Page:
Henry Handel Richardson The surface of the water was whipt by a wind that blew the foam from the wave-crests in cloudlets of steam or smoke. Ultima Thule by Henry Handel Richardson

D.H. Lawrence Helena blew out her violin-candle, and came to sit down on the side of the fire opposite to Byrne. The music began. The Trespasser by D.H. Lawrence

George Meredith This is the help we get from Milan: a specimen of what we may expect!” Sana had puffed himself hot, and now blew for coolness. Vittoria by George Meredith [1867]

George Gissing The day was overcast, and a cold wind blew from the mountains; Basil had never known such misery as fell upon him when he reentered his gloomy, silent house. Veranilda by George Gissing [1903]

Robert Louis Stevenson This blew off the rain and brought out the sun. Kidnapped by Robert Louis Stevenson

Finally, just as he was about to caper round the bend, where the trees would hide him, Morgan blew her a kiss with his finger-tips, and disappeared. The Crowned Skull by Fergus Hume

Charles Stur The heat at this period was every day increasing, and it blew violently from whatever point of the compass the wind came. Narrative of an expedition into Central Australia by Charles Stur

Henry Handel Richardson Rigorously she mopped her eyes, wiped her cheeks, blew a resounding peal on her nose. Sister Ann by Henry Handel Richardson

Sinclair Lewis Theoretically, she was paying a woman to care for her son, but Vince paid the woman and Cerise blew in on dresses and bracelets all of the seventy-five — and more. Cass Timberlane by Sinclair Lewis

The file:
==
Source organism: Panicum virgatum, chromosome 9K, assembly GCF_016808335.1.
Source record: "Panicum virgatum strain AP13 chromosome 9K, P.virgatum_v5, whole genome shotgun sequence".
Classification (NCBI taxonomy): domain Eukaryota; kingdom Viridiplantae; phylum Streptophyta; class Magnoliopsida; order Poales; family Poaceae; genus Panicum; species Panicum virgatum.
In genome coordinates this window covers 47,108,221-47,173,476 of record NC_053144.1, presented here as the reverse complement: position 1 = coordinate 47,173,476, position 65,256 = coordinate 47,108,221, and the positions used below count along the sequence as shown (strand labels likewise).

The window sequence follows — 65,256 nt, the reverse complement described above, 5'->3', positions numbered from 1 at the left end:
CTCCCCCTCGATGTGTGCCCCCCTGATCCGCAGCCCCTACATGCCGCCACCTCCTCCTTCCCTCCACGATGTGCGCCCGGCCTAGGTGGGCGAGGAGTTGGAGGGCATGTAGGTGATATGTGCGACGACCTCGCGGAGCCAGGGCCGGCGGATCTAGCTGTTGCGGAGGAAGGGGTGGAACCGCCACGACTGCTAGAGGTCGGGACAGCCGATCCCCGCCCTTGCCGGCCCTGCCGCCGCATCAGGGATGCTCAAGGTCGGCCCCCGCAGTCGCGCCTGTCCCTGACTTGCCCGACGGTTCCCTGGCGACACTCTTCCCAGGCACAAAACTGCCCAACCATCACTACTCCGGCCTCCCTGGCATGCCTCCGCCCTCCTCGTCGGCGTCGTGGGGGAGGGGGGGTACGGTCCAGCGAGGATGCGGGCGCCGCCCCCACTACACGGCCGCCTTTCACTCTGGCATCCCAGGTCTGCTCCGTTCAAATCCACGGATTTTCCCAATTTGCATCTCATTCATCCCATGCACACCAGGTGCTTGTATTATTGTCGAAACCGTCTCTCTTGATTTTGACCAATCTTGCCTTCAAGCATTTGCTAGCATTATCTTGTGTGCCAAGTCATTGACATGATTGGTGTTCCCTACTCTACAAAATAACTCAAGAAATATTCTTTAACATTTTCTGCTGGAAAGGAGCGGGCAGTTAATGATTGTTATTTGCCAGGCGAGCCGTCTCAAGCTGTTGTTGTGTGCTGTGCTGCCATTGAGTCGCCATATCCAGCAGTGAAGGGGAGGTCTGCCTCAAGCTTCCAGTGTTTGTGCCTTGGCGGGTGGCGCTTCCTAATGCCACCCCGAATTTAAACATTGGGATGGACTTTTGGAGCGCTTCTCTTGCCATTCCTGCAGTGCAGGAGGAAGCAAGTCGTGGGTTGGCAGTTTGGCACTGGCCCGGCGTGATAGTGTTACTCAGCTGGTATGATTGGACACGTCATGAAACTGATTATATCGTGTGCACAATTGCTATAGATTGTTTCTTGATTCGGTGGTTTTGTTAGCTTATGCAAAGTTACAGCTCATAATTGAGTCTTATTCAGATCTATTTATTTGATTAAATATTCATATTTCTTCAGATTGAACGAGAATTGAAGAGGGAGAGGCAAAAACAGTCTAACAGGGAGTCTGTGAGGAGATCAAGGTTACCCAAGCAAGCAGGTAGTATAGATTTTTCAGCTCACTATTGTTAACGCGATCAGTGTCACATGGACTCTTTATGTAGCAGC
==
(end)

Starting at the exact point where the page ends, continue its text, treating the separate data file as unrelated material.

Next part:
M. P. Shiel All that dismal night it blew great guns: and during nearly three weeks, till London was no more, there was a storm, with hardly a lull, that seemed to behowl her destruction. The Purple Cloud by M. P. Shiel [1901]

D. H. Lawrence She blew out little tiny whiffs of smoke, and thought about it; she sent a small puff down her nostrils, and rubbed her nose. The White Peacock by D. H. Lawrence

E. F. Benson She poured it into her saucer and blew on it. Lucia in London by E. F. Benson [1927]

Edith Wharton A breeze that rose and sank brushed their faces with the scents of the garden; once it blew out over the water a great white moth like a drifting magnolia petal. The Glimpses of the Moon by Edith Wharton [1922]

The wreaths already blew out far to leeward, flames already glittered in the cabin skylight; and the sea-fowl were scattered in surprise as wide as the lagoon. The Wrecker by Robert Louis Stevenson and Lloyd Osbourne

They blew strong and steady, so that we hardly started a rope, until we were beyond their latitude. Two Years Before the Mast by Richard Henry Dana [1840]

The beasts that were ranging beside his path dropped dead from concussion, and the steam that snored from his nose blew birds into bits and made great lumps of cloud fall out of the sky. Irish Fairy Tales by James Stephens